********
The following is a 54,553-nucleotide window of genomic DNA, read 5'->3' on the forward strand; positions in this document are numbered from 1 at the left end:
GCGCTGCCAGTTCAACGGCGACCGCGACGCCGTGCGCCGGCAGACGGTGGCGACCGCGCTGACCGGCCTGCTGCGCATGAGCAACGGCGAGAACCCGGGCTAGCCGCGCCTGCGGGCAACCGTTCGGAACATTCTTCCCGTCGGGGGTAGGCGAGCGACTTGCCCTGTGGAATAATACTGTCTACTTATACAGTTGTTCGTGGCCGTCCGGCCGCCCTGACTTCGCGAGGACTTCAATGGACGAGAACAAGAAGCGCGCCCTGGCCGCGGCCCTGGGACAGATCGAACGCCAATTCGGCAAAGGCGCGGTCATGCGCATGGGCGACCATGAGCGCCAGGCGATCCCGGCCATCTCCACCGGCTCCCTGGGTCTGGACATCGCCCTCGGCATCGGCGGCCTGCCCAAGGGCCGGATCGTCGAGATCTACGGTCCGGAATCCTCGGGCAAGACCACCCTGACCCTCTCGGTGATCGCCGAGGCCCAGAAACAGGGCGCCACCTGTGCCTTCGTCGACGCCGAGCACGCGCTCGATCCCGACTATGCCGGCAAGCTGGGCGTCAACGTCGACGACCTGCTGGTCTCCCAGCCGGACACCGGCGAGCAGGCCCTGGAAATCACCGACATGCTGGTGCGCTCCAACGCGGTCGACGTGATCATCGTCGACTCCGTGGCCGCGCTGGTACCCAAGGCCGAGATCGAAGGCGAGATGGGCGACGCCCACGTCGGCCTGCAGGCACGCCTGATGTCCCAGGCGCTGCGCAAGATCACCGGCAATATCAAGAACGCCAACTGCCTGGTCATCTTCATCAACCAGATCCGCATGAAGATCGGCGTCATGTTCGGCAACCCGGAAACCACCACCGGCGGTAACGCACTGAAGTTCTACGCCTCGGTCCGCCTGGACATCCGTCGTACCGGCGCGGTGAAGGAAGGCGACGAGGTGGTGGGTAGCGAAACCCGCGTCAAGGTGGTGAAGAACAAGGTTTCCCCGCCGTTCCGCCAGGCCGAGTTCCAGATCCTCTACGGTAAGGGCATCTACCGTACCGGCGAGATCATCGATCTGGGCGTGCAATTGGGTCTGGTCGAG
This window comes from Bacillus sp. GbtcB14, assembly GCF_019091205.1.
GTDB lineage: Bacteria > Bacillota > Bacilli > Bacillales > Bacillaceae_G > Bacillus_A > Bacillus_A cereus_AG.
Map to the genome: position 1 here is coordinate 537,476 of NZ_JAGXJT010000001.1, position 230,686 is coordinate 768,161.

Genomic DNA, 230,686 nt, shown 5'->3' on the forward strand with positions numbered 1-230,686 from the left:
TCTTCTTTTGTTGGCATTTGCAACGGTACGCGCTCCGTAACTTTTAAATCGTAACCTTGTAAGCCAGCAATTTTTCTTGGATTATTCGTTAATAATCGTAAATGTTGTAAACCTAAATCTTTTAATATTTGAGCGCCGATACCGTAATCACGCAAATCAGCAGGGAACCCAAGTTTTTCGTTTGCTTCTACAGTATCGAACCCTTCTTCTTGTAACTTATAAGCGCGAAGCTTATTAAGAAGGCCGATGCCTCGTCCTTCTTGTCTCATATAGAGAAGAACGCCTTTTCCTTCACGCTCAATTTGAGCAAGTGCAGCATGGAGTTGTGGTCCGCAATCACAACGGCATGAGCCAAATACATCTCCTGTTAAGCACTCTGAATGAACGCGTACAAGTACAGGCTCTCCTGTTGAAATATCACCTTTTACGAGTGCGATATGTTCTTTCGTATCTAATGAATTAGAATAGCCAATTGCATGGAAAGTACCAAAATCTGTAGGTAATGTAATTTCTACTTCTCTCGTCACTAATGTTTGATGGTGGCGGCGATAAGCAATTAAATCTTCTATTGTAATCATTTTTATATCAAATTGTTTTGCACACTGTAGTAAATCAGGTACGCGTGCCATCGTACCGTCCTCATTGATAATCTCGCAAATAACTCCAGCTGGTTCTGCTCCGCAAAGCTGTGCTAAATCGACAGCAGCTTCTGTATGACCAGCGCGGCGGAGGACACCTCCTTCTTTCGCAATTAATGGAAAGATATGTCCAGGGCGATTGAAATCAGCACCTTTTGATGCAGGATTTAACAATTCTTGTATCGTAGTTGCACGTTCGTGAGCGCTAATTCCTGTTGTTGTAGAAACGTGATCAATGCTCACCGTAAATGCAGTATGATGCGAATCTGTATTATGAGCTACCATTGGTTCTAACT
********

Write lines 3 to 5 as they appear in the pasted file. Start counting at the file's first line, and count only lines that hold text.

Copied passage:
This window comes from Bacillus sp. GbtcB14, assembly GCF_019091205.1.
GTDB lineage: Bacteria > Bacillota > Bacilli > Bacillales > Bacillaceae_G > Bacillus_A > Bacillus_A cereus_AG.
Map to the genome: position 1 here is coordinate 537,476 of NZ_JAGXJT010000001.1, position 230,686 is coordinate 768,161.